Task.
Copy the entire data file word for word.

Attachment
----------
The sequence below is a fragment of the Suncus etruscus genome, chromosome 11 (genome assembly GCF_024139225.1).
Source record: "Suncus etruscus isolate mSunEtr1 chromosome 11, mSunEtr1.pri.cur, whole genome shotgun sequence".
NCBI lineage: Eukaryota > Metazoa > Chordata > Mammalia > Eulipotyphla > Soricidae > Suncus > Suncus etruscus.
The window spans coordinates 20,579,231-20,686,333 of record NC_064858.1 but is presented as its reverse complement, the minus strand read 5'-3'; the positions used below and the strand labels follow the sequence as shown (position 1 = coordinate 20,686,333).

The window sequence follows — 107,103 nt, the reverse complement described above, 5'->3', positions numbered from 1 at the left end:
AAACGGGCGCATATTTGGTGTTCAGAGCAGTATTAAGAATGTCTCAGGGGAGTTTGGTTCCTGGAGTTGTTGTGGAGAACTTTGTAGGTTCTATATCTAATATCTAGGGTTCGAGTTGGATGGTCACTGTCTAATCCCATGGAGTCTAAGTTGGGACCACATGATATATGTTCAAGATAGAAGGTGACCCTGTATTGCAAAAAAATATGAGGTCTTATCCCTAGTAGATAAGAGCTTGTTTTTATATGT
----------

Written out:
The sequence below is a fragment of the Suncus etruscus genome, chromosome 11 (genome assembly GCF_024139225.1).
Source record: "Suncus etruscus isolate mSunEtr1 chromosome 11, mSunEtr1.pri.cur, whole genome shotgun sequence".
NCBI lineage: Eukaryota > Metazoa > Chordata > Mammalia > Eulipotyphla > Soricidae > Suncus > Suncus etruscus.
The window spans coordinates 20,579,231-20,686,333 of record NC_064858.1 but is presented as its reverse complement, the minus strand read 5'-3'; the positions used below and the strand labels follow the sequence as shown (position 1 = coordinate 20,686,333).

The window sequence follows — 107,103 nt, the reverse complement described above, 5'->3', positions numbered from 1 at the left end:
AAACGGGCGCATATTTGGTGTTCAGAGCAGTATTAAGAATGTCTCAGGGGAGTTTGGTTCCTGGAGTTGTTGTGGAGAACTTTGTAGGTTCTATATCTAATATCTAGGGTTCGAGTTGGATGGTCACTGTCTAATCCCATGGAGTCTAAGTTGGGACCACATGATATATGTTCAAGATAGAAGGTGACCCTGTATTGCAAAAAAATATGAGGTCTTATCCCTAGTAGATAAGAGCTTGTTTTTATATGT